GENESAL ENERGY has participated in the construction of the first submerged tunnel to be built in Latin America.
The structure, consisting of 4 traffic lanes and almost 3KM long, communicates 2 urban areas in the Veracruz area with a population close to 500,000.
GENESAL was responsible for designing the diésel generator responsible for ensuring power supply in emergency situations.
GENESAL ENERGY has recently administered a project to supply emergency electrical power in the Coaztacoalcos (México)tunnel, the first submerged tunnel of its kind in Latin America and one of the largest engineering projects ever undertaken on the American continent.
GENESAL’s responsibility was such that not only were they to supply the generator power unit, they were also in charge of the installation on site. The diésel genset itself (ERP 2407kVa at 13.2Kv) was designed at GENESAL’s European headquartes and manufacturing facility near La Coruna, and has since been installed and is fully operational in the tunnel.
Requiring an investment of $250 million dollars the 2,280-metre tunnel with 4 lanes for road traffic, runs below the riverbed of the River Coaztacoalcos, connecting the two neighbouring municipalities of Coaztacoalcos and Allende in Veracruz State. Further afield it has provided improved links to the states of Tabasco and Chiapas, and the tunnel services over 500,000 people as well as the numerous petro-chemical businesses in the area.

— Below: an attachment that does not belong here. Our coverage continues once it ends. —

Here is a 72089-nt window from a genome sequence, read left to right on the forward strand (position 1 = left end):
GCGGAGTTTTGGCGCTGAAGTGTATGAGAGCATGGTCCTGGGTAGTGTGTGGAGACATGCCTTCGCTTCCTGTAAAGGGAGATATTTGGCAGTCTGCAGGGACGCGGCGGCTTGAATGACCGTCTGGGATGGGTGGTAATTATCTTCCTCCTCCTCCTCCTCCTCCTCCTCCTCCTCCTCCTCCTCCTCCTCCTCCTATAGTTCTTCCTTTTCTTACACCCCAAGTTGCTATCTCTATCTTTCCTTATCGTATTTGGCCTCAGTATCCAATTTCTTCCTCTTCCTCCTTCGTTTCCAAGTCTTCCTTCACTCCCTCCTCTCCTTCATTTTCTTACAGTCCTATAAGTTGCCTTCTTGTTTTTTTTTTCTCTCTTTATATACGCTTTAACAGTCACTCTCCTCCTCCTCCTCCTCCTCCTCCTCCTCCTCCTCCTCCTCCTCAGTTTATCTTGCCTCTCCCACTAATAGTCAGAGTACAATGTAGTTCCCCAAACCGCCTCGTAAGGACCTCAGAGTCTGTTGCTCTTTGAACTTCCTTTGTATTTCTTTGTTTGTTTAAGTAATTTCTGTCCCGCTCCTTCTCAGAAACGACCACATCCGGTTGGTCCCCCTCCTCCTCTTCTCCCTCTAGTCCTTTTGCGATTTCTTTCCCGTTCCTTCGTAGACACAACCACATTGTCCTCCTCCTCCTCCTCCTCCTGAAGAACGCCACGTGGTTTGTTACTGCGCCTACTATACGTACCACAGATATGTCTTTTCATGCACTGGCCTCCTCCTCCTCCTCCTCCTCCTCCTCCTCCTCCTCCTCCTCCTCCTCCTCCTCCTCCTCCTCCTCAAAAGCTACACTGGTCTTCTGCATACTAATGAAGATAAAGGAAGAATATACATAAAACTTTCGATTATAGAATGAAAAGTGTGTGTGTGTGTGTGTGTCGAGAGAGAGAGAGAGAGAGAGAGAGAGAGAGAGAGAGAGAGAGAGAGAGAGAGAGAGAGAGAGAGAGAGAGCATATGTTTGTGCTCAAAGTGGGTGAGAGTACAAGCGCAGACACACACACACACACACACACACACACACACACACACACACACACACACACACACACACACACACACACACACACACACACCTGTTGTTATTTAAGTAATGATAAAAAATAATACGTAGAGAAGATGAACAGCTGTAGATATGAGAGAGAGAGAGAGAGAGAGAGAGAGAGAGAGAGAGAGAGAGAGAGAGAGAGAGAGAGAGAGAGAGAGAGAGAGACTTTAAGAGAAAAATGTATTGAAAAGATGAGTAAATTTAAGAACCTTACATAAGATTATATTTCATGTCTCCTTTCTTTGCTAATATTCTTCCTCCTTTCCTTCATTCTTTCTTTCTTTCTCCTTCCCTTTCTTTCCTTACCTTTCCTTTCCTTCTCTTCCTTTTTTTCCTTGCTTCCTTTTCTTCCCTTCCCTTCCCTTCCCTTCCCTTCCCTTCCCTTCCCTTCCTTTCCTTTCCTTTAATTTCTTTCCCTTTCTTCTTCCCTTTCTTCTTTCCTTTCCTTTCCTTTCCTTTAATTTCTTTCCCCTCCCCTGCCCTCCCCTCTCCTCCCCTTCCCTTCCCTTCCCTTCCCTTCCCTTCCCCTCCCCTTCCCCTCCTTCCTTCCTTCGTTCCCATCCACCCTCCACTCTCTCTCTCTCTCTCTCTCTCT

The fully submerged tunnel entered in to active use in April 2017, connecting Coaztacoalcos and Allende in little more than 3 minutes, a 40-minute reduction on the pre-tunnel journey time.
The structure of the tunnel in some parts reaches a depth of 35 metres, and was constructed using pre-tensed reinforced concrete, with a total weight of 135,000 tonnes, equivalent to 355 Boeing 747 jumbos. The same type of construction used in the tunnel section of the structure connecting Copenhagen in Denmark to Malmo in Sweden was applied here.
Should the tunnel for whatever reason suffer a power cut in the mains supply, or if there is a drop-in voltage, the GENESAL ENERGY generator will switch on automatically, ensuring continued power supply. When the mains power returns to its previously normal state, the genset will synchronize with the mains power and close off the breaker switch, smoothly returning all load power to the mains without any discernible change in the origin of the power supply.
Indie the tunnel a special room has been constructed and designed by GENESAL ENERGY, and the genset has been installed in here. GENESAL also designed a second room for storing the medium voltage cells and transfer measurement.
Fitted with the latest technologies, the genset underwent stringent testing at GENESAL’s main plant before being shipped to Mexico on the 13th February 2017. Due to its size, the radiator was specially designed to meet with cooling requirements in this environment. This also allowed the whole set up to be constructed on one supporting frame, which later reduced the difficulties in the installation process.
This entire project was done in conjunction with the Mexican branch of GENESAL ENERGY.